Panorama ipswaste

In the next room we went to there was the largest rotating thing I’ve ever seen. It was attatched to some sort of coal powered furnace.

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And in the same building was some sort of computer/control room. The room was totally sealed up – the table inside it looked as if people had just finished their lunch.. The room was also protected by some sort of halon fire extinguishing system.

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Locker Room

I forgot to mention a locker room we found. Some people had written “In Use 22/02/01” on them – some of the items in them looked brand new! Likewise, there was a tool room nearby and things looked as if they were put there yesterday. Spooky.

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Processing areas

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Some offices

We couldn’t get inside the main office blocks – they were fully locked up. But inside one of the production buildings there were a few offices.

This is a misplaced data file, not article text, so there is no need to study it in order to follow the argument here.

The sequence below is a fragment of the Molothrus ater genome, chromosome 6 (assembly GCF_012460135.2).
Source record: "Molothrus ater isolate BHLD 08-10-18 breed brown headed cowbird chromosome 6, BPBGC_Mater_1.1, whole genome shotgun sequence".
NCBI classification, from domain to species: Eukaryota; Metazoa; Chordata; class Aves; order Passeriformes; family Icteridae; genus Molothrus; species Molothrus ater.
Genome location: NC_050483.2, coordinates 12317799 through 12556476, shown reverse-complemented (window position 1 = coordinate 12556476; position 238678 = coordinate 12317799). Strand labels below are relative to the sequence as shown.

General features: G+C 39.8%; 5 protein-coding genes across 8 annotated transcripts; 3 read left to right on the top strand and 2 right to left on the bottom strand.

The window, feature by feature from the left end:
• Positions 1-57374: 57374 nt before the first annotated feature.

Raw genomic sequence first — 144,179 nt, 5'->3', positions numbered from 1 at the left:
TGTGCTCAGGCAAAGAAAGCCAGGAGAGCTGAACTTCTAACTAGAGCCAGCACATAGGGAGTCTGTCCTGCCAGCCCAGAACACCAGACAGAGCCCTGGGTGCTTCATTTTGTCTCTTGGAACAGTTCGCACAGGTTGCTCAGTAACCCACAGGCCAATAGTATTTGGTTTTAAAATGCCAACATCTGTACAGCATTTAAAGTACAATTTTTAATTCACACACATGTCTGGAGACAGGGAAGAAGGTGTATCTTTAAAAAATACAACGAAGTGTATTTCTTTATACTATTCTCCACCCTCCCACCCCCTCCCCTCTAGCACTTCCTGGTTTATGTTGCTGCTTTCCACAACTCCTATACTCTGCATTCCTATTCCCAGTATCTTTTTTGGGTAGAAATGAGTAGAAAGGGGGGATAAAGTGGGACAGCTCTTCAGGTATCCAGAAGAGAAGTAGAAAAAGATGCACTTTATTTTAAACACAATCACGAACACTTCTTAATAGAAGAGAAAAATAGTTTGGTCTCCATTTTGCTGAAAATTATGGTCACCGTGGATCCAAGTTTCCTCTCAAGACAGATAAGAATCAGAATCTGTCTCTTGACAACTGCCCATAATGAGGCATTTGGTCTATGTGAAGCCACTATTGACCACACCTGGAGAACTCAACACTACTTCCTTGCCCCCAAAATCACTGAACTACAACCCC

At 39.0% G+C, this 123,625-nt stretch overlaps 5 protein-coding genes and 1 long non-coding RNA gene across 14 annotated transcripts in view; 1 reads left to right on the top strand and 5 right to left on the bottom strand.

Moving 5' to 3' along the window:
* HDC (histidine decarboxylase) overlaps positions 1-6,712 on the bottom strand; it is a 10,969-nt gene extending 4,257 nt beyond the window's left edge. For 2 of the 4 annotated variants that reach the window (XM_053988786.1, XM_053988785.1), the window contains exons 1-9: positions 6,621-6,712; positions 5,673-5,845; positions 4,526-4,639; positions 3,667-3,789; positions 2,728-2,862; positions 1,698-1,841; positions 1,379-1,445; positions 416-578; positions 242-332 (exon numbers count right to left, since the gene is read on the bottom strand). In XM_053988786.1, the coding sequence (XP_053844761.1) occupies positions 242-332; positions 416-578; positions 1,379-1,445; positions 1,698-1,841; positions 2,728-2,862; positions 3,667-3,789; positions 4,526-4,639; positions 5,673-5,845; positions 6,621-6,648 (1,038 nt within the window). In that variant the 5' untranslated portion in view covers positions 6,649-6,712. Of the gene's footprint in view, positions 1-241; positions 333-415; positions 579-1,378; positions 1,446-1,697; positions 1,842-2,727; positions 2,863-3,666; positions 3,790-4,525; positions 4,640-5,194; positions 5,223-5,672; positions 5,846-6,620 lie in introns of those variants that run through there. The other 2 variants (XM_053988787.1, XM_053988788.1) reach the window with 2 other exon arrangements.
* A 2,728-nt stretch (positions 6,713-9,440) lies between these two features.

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One had a rather impressive display of Silver Spoon, Weetabix, Ambrosia and Coca Cola products in some glass cabinets. I didn’t really fancy sampling them though – the best-before date of 1999 put me off (and some spiders).

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Various buildings

A few pictures of some of the buildings on site.

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Stuff

Considering how nice sugar tastes, the production of it stinks. Everywhere we went, something stunk. Random goop was no exception.

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Other things of interest

There were loads of other random things. Here are a few of them…

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Final Farewell

One of the final rooms we went into was some sort of rest room. It was covered with some rather poignant messages from the final workers there, and was finally vacated on 9 February 2001.

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12 Responses to Ipswich Sugar Factory

  1. Naive Steve says:

    Ipswich Sugar Factory ..Testing Area
    I used to work here during one “campaign” in the early 1970’s. One of the most bizarre jobs I’ve ever had.